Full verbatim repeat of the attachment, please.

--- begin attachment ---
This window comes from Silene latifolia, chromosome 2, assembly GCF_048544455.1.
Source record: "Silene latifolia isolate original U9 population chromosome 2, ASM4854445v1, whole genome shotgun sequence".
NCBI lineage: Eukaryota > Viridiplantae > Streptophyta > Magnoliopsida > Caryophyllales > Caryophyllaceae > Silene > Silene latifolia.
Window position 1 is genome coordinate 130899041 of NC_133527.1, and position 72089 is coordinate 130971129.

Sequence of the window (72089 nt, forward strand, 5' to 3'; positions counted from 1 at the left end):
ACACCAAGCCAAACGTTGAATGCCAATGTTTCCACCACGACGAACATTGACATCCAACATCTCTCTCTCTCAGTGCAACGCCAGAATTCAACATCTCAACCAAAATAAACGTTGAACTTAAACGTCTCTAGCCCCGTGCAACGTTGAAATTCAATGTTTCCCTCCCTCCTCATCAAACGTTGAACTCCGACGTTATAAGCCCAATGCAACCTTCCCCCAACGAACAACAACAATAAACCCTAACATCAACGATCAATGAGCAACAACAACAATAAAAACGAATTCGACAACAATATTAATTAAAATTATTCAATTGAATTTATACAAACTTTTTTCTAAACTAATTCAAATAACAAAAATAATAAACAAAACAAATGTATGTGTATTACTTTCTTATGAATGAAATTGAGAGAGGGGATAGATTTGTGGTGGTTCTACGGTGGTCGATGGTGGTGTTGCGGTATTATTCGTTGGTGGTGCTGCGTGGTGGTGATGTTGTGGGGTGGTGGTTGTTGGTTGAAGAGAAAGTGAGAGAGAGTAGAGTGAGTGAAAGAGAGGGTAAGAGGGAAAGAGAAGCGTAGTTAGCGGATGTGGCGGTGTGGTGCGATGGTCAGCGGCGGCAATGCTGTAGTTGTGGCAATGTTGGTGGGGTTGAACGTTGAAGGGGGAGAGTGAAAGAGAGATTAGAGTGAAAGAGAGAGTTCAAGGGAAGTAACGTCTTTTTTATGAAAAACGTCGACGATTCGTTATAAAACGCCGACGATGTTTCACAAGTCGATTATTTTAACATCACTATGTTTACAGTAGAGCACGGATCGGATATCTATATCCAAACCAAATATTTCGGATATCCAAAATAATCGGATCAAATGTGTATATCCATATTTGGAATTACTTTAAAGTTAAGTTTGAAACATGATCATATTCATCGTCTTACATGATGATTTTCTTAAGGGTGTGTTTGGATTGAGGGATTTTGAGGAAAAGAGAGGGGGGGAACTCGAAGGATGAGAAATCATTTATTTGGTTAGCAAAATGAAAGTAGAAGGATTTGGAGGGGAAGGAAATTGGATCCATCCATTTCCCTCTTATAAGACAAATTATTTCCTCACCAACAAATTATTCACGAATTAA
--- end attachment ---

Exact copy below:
This window comes from Silene latifolia, chromosome 2, assembly GCF_048544455.1.
Source record: "Silene latifolia isolate original U9 population chromosome 2, ASM4854445v1, whole genome shotgun sequence".
NCBI lineage: Eukaryota > Viridiplantae > Streptophyta > Magnoliopsida > Caryophyllales > Caryophyllaceae > Silene > Silene latifolia.
Window position 1 is genome coordinate 130899041 of NC_133527.1, and position 72089 is coordinate 130971129.

Sequence of the window (72089 nt, forward strand, 5' to 3'; positions counted from 1 at the left end):
ACACCAAGCCAAACGTTGAATGCCAATGTTTCCACCACGACGAACATTGACATCCAACATCTCTCTCTCTCAGTGCAACGCCAGAATTCAACATCTCAACCAAAATAAACGTTGAACTTAAACGTCTCTAGCCCCGTGCAACGTTGAAATTCAATGTTTCCCTCCCTCCTCATCAAACGTTGAACTCCGACGTTATAAGCCCAATGCAACCTTCCCCCAACGAACAACAACAATAAACCCTAACATCAACGATCAATGAGCAACAACAACAATAAAAACGAATTCGACAACAATATTAATTAAAATTATTCAATTGAATTTATACAAACTTTTTTCTAAACTAATTCAAATAACAAAAATAATAAACAAAACAAATGTATGTGTATTACTTTCTTATGAATGAAATTGAGAGAGGGGATAGATTTGTGGTGGTTCTACGGTGGTCGATGGTGGTGTTGCGGTATTATTCGTTGGTGGTGCTGCGTGGTGGTGATGTTGTGGGGTGGTGGTTGTTGGTTGAAGAGAAAGTGAGAGAGAGTAGAGTGAGTGAAAGAGAGGGTAAGAGGGAAAGAGAAGCGTAGTTAGCGGATGTGGCGGTGTGGTGCGATGGTCAGCGGCGGCAATGCTGTAGTTGTGGCAATGTTGGTGGGGTTGAACGTTGAAGGGGGAGAGTGAAAGAGAGATTAGAGTGAAAGAGAGAGTTCAAGGGAAGTAACGTCTTTTTTATGAAAAACGTCGACGATTCGTTATAAAACGCCGACGATGTTTCACAAGTCGATTATTTTAACATCACTATGTTTACAGTAGAGCACGGATCGGATATCTATATCCAAACCAAATATTTCGGATATCCAAAATAATCGGATCAAATGTGTATATCCATATTTGGAATTACTTTAAAGTTAAGTTTGAAACATGATCATATTCATCGTCTTACATGATGATTTTCTTAAGGGTGTGTTTGGATTGAGGGATTTTGAGGAAAAGAGAGGGGGGGAACTCGAAGGATGAGAAATCATTTATTTGGTTAGCAAAATGAAAGTAGAAGGATTTGGAGGGGAAGGAAATTGGATCCATCCATTTCCCTCTTATAAGACAAATTATTTCCTCACCAACAAATTATTCACGAATTAA